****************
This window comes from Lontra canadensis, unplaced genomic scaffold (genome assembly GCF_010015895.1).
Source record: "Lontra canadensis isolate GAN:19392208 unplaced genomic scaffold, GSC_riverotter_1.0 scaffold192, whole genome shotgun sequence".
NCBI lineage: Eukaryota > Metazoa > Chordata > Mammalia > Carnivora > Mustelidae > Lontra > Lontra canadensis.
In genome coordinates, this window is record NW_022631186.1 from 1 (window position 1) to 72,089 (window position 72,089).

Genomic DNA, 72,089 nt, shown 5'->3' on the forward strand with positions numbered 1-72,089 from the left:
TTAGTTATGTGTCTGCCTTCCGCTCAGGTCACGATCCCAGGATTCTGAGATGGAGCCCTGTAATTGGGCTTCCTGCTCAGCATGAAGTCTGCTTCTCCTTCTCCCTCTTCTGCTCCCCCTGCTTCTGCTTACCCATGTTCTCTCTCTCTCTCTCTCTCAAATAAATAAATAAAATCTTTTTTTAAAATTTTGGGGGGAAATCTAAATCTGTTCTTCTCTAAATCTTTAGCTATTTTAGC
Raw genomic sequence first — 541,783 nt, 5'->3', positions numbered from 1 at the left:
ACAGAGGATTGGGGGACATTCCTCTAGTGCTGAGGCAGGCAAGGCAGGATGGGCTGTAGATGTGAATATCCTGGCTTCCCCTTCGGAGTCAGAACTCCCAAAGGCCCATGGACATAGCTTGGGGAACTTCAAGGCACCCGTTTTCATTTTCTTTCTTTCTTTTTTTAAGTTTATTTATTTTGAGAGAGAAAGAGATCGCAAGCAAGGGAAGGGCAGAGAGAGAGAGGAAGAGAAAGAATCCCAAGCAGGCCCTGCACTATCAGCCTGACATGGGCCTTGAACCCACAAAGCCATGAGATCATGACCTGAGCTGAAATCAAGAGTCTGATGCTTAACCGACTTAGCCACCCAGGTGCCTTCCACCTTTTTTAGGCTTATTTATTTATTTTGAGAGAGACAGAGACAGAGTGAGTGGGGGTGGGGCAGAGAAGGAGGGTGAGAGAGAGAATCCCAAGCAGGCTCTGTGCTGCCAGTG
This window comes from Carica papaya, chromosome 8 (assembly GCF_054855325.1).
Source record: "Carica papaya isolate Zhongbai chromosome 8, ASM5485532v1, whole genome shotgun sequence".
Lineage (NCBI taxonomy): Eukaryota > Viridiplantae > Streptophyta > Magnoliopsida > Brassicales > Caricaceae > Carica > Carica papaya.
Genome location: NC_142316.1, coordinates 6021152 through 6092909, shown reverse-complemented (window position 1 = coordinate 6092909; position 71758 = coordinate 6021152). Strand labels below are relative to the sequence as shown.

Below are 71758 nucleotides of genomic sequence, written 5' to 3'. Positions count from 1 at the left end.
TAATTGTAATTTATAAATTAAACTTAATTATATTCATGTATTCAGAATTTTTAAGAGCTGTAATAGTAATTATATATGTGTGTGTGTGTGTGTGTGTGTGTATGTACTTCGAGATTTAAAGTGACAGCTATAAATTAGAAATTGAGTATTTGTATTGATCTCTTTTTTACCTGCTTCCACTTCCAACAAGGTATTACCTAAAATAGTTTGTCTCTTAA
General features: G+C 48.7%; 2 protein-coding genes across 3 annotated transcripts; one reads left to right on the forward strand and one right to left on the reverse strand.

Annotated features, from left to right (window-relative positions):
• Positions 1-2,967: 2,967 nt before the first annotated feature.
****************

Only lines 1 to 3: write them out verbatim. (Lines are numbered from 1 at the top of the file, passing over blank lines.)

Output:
This window comes from Lontra canadensis, unplaced genomic scaffold (genome assembly GCF_010015895.1).
Source record: "Lontra canadensis isolate GAN:19392208 unplaced genomic scaffold, GSC_riverotter_1.0 scaffold192, whole genome shotgun sequence".
NCBI lineage: Eukaryota > Metazoa > Chordata > Mammalia > Carnivora > Mustelidae > Lontra > Lontra canadensis.